Photo of the Week: Personal Correspondents

[Lincoln and son], circa 1864; John B. Woodward papers, ARC.275; Brooklyn Historical Society

[Lincoln and son], circa 1864; John B. Woodward papers, ARC.275; Brooklyn Historical Society

In April 1865, General Lee surrendered the Confederate Army of Northern Virginia at Appomattox Court House. Thanks to the popularity of cartes de visite photographs, like the one pictured above, we can better understand how personal and nationalized portraits shaped the wartime experience on the battlefront and the home front. Cartes de visite first came to the United States from Paris in 1859 and because incredibly popular. They were the first inexpensive, mass produced photographs and for the first time, working and middle class people could afford to have their portraits taken and reproduced so they could give them to loved ones. In Brooklyn alone, the number of photography studios doubled between 1858 and 1864, many of them in downtown Brooklyn on Fulton Street. Photograph albums were invented so that Americans could house the growing number of cartes de visite that they amassed. Photography and photograph albums allowed Brooklynites to maintain a connection to family members, even if away at war.

The photo of the week is a carte de visite of Lincoln reading with his son Tad. While cartes de visite in BHS’s collections often feature everyday Brooklynites who distributed their portraits to loved ones, many people also collected widely-distributed cares de visite of famous people. Collecting these seemingly personal images of national leaders crystallized a collective sense of nationalism among Americans. The above photograph is particularly unique because while it is posed, it feels like a candid, private moment. The portrait, observed Andrea Volpe in a recent article on the New York Times “Disunion” blog, “evokes comfort and protection, not from a president consumed with war and politics, but from a tender patriarch.”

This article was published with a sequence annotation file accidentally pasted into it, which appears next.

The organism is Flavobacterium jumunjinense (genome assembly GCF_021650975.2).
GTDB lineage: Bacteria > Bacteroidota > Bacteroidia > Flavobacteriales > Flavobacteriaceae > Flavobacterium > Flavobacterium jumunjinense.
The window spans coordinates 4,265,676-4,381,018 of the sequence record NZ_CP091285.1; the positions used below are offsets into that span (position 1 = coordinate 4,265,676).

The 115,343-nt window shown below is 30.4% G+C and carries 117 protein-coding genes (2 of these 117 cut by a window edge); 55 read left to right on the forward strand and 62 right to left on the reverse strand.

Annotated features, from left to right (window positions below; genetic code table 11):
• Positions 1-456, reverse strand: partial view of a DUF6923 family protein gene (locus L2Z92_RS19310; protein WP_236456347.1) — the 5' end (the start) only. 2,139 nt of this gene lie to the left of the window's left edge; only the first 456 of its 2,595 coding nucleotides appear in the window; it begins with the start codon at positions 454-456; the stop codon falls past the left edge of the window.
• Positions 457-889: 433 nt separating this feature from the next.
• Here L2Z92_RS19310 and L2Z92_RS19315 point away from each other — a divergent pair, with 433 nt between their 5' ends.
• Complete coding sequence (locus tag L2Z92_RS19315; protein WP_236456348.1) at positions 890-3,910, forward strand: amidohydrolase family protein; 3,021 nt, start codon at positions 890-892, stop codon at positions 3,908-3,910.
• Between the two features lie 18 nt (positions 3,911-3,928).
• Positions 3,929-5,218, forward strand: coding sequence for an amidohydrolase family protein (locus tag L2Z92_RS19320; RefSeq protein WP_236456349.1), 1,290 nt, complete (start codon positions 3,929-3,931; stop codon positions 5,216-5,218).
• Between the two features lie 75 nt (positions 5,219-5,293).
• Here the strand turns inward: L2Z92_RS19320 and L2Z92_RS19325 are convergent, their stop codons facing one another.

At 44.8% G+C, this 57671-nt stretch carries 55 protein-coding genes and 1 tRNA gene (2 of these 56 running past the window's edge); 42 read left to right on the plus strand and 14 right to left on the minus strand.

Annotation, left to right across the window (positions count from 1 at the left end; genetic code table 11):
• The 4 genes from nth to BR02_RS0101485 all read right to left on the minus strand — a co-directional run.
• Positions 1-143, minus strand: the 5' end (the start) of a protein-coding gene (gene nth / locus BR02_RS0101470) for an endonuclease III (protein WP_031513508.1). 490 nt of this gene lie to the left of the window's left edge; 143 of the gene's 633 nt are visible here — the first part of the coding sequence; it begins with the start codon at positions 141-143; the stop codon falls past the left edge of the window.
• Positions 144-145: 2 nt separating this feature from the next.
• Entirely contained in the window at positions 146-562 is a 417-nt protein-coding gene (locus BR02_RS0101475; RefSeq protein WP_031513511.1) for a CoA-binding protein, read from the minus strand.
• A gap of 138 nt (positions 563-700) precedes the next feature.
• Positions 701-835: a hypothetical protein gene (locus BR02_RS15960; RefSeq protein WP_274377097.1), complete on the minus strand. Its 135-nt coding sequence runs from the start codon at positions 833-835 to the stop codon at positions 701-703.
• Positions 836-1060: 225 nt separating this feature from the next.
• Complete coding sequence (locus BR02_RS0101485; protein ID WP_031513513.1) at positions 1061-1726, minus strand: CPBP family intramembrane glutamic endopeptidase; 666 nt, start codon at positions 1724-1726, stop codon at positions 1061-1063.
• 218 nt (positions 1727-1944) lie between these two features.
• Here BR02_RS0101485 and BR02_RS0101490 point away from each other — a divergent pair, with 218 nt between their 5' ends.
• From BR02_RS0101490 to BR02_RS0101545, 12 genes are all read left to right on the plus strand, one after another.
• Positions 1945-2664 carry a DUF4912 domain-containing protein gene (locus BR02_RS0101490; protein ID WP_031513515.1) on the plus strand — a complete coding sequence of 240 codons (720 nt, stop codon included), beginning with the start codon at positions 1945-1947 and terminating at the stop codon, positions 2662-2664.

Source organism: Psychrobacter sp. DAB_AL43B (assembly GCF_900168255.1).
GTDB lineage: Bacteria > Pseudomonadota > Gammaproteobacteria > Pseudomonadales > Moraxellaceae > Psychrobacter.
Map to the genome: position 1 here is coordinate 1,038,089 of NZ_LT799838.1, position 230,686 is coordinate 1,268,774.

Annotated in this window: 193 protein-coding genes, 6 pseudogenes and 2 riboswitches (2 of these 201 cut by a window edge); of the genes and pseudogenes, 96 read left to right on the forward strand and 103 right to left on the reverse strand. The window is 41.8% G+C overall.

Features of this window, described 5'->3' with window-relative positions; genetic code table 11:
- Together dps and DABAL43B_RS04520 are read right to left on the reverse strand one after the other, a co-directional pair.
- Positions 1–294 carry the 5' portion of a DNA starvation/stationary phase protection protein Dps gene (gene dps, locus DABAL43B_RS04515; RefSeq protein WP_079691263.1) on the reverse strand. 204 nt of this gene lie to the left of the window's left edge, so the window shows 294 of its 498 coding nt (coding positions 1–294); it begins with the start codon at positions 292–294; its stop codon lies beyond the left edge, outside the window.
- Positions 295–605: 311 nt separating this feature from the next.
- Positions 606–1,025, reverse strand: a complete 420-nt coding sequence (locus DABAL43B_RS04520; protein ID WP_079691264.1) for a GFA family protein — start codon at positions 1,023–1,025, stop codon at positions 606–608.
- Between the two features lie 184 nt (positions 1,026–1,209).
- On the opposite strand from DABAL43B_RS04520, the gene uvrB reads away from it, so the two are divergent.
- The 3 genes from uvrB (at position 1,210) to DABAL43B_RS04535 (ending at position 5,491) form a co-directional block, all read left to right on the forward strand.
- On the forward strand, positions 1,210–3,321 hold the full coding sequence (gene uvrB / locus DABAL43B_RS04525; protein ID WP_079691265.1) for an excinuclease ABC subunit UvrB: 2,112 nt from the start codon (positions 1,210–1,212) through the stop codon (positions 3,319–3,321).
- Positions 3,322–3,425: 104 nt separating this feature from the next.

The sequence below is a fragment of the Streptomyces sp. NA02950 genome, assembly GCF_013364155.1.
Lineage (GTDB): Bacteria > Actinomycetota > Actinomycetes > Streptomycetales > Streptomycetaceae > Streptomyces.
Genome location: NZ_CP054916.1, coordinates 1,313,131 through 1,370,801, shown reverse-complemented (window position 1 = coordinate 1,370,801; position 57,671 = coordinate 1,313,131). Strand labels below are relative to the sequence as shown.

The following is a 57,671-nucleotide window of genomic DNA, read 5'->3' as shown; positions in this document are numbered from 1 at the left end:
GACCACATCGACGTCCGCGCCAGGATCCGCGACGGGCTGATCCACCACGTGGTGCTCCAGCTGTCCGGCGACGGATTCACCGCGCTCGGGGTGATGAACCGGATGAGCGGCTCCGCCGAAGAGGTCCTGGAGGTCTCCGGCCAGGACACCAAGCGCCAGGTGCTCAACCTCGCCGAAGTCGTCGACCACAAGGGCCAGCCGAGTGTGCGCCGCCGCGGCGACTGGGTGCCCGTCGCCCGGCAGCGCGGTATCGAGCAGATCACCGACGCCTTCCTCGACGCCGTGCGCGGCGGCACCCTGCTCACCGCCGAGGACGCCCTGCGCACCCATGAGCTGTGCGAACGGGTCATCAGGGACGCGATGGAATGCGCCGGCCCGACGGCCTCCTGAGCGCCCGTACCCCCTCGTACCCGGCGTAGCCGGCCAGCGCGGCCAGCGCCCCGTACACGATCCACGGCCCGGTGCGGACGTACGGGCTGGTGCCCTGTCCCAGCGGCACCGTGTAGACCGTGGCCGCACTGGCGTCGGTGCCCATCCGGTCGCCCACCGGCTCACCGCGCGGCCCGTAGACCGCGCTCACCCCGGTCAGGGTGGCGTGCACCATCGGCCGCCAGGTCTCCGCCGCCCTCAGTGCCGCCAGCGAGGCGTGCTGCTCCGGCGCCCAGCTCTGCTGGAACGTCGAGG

This photograph comes from the John B. Woodward collection. This collection consists of correspondence, ephemera, scrapbooks, cartes de visite, cabinet cards, and other materials relating to Brooklyn resident John Blackburne Woodward (1835-1896). To learn more about this collection, be sure to check out the finding aid here. This photograph, along with many other cartes de visite and letters, are now on display in the Personal Correspondents exhibit at Brooklyn Historical Society. There is a rich history and connection between photography and the civil war which can be explored further through this unique and engaging exhibit featuring items from the BHS collection. It’s not to be missed!

Interested in seeing more photos from BHS’s collection? Visit our online image gallery, which includes a selection of our images. Interested in seeing even more historic Brooklyn images? Visit our Brooklyn Visual Heritage website here. To search BHS’s entire collection of images, archives, maps, and special collections visit BHS’s Othmer Library Wed-Sat, 1:00-5:00 p.m.

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